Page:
I'd like to digress just for a moment to offer my opinion on Magical Mystery Tour as released in the UK, and the longer album from the USA. I will categorically state that the USA Magical Mystery Tour album is the ONE altered album for the USA market that plays through from start to finish with no hiccups or sore thumbs. All You Need is Love is a single that was placed on the USA version of Magical Mystery Tour. The song is one of the great Beatle sing along tunes. It seemed to summarize the era of hippies, psychedelics, and free love in a manner that could serve as both a theme for that period, and as a tune that also seemed to signal it's death knell. The second song on side 2 of the original l.p. set is I  Am the Walrus. This tune may include some of John Lennon's most innovative psychedelic lyrics. The overall feel of the record is that it is one of the definitive Beatle Summer of Love songs, and that it is the psychedelic peak in songs from that era. Hello Goodbye is simply one of the best Beatle tunes about confused communication from the psychedelic era. The Fool on the Hill brings a succinct overview of the average person's experiences with being overstimulated by the everyday experiences he or she is exposed to. The trip the Beatles took to India grew out of the group's need to learn to cope with their busy lives and emotional stress from consistently being expected to top their last album or single.

The last four tracks on the first cd highlight The Beatles as a great rock band. They play these songs loud, and use many of the tricks that later became staples of hard rocking Seventies bands. The title track of the British double ep set and the great album that followed the Sgt. Pepper album in the United States uses Ringo's drums in a manner that was later used by other bands who rocked their asses off. The three remaining tunes are either 'A' or 'B' sides of singles from late 1967 well into 1968. These songs are Lady Madonna, Hey Jude, and Revolution.  Lady Madonna, although credited to Lennon and McCartney, is mostly a song of Paul's. The piano style here is barrelhouse, bringing somewhat of a Fats Domino style of playing forward. The piano is the main instrument, offering a more rhythmic style of play.  Paul also is the main author of Hey Jude, which was inspired by a talk Paul had with Julian Lennon, John's son with Cynthia, his first wife. The tune, minimally masks Julian's name, changing it to Jude. The song's sympathetic yet upbeat theme made it a favorite on both sides of the Atlantic. The tune listed twice as long as singles up to that time, forever breaking the unwritten rule that no single 'A' side should exceed three to four minutes in length or it would not be played on radio station's play lists. Revolution,  sometimes known as Revolution #1, brought back an exhilarating, loud and bold sound to the group's rocking reputation, ensuring that the Beatles were not stuck with an MOR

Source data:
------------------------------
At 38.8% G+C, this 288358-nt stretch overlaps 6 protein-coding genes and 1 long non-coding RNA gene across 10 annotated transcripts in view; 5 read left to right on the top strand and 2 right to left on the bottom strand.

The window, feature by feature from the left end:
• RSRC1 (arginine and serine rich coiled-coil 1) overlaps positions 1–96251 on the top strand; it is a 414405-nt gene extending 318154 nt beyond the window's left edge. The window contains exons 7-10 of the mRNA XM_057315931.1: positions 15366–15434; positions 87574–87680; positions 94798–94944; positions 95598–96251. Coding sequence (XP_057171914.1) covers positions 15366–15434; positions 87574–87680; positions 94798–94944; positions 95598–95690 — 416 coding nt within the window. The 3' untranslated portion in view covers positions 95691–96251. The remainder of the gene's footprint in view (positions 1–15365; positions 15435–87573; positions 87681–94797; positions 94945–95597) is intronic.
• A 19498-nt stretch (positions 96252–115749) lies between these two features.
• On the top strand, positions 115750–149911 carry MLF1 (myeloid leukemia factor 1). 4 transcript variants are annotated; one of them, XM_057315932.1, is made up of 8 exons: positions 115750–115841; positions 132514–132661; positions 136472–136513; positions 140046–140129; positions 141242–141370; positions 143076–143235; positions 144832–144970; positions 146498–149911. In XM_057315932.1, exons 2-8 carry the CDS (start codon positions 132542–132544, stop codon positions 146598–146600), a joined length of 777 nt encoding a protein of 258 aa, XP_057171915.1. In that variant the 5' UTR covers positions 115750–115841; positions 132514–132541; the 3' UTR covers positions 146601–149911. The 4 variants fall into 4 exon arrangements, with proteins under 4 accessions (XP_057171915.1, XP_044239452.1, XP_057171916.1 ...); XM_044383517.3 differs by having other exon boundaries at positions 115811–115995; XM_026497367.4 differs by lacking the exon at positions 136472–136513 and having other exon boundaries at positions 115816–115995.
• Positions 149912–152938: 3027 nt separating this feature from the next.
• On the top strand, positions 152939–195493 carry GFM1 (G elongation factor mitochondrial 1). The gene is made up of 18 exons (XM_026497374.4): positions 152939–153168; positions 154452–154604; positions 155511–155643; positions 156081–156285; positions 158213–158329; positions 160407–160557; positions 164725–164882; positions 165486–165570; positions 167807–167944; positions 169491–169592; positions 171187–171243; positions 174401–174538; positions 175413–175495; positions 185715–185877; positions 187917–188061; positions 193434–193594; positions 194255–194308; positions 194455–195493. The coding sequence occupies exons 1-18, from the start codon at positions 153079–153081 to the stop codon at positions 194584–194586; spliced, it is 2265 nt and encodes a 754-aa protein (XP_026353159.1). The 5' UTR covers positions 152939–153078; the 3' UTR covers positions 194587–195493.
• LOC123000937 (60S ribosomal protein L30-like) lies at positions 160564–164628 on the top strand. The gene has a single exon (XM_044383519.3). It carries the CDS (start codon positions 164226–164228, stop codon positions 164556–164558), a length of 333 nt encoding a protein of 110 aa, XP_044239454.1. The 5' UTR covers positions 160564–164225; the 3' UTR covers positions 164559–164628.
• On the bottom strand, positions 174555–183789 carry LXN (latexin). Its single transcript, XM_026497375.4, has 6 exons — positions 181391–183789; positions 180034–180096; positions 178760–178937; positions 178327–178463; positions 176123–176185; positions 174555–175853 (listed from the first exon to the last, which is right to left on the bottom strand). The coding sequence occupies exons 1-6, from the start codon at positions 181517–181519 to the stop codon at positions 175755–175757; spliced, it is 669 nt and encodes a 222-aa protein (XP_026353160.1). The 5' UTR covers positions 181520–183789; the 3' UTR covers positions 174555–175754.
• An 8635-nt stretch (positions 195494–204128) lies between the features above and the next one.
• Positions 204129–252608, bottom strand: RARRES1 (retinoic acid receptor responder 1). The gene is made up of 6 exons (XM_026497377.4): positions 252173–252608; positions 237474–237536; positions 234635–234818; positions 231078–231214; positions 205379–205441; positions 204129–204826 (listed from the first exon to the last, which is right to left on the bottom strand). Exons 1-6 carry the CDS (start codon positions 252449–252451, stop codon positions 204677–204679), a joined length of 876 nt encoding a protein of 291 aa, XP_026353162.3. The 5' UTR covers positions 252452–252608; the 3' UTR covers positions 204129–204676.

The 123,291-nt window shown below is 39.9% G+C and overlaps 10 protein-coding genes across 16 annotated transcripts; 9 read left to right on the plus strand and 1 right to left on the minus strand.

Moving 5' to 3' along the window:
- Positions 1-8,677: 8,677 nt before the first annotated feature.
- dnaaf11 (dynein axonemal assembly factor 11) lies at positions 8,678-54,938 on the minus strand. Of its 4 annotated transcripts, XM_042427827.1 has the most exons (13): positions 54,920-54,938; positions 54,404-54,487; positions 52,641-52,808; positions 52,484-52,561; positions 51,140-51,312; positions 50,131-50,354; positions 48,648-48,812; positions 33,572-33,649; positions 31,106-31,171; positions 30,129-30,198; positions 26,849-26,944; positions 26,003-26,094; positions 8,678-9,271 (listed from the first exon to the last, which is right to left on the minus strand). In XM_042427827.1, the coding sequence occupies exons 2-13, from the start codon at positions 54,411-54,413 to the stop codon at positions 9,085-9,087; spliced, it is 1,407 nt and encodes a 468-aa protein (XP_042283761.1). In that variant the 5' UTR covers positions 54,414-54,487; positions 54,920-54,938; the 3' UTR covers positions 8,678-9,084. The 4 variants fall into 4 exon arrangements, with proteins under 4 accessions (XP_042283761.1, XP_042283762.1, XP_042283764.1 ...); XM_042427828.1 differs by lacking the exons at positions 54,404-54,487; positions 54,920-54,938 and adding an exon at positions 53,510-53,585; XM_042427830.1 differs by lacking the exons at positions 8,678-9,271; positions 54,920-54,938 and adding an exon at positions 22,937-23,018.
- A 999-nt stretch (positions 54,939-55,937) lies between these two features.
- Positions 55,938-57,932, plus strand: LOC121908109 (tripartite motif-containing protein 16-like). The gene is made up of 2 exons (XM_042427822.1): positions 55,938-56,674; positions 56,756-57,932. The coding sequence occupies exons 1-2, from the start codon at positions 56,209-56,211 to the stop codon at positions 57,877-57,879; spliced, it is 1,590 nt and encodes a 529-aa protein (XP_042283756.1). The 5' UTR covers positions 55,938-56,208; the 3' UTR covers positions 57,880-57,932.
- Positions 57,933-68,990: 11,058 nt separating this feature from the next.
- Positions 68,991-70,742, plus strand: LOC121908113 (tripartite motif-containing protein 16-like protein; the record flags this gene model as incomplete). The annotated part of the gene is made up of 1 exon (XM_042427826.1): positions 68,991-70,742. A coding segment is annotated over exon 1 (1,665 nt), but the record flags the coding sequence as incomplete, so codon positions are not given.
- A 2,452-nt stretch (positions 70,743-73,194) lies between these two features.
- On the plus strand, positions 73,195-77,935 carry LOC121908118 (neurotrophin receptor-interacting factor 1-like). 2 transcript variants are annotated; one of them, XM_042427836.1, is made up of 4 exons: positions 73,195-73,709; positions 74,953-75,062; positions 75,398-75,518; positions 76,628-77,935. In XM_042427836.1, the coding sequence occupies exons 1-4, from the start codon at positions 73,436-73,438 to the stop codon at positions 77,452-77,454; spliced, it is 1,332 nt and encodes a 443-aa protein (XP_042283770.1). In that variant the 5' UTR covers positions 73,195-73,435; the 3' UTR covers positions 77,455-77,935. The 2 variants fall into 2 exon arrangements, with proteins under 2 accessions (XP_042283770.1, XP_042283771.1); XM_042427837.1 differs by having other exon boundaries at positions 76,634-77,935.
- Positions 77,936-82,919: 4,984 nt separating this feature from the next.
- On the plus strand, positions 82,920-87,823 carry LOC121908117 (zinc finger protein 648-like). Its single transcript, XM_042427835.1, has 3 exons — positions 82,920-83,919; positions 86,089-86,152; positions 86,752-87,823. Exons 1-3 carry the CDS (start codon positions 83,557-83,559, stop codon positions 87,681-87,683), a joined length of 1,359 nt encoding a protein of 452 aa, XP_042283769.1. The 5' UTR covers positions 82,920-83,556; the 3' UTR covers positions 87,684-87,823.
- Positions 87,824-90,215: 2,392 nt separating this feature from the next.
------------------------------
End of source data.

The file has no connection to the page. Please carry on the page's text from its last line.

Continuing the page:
reputation after some singles that were more soulful or softer sounding, making listeners question if the Beatles had forgotten how to play loud and serious rock and roll. After Hey Jude and Revolution, the Beatles were never thought of as anything but a great rock band.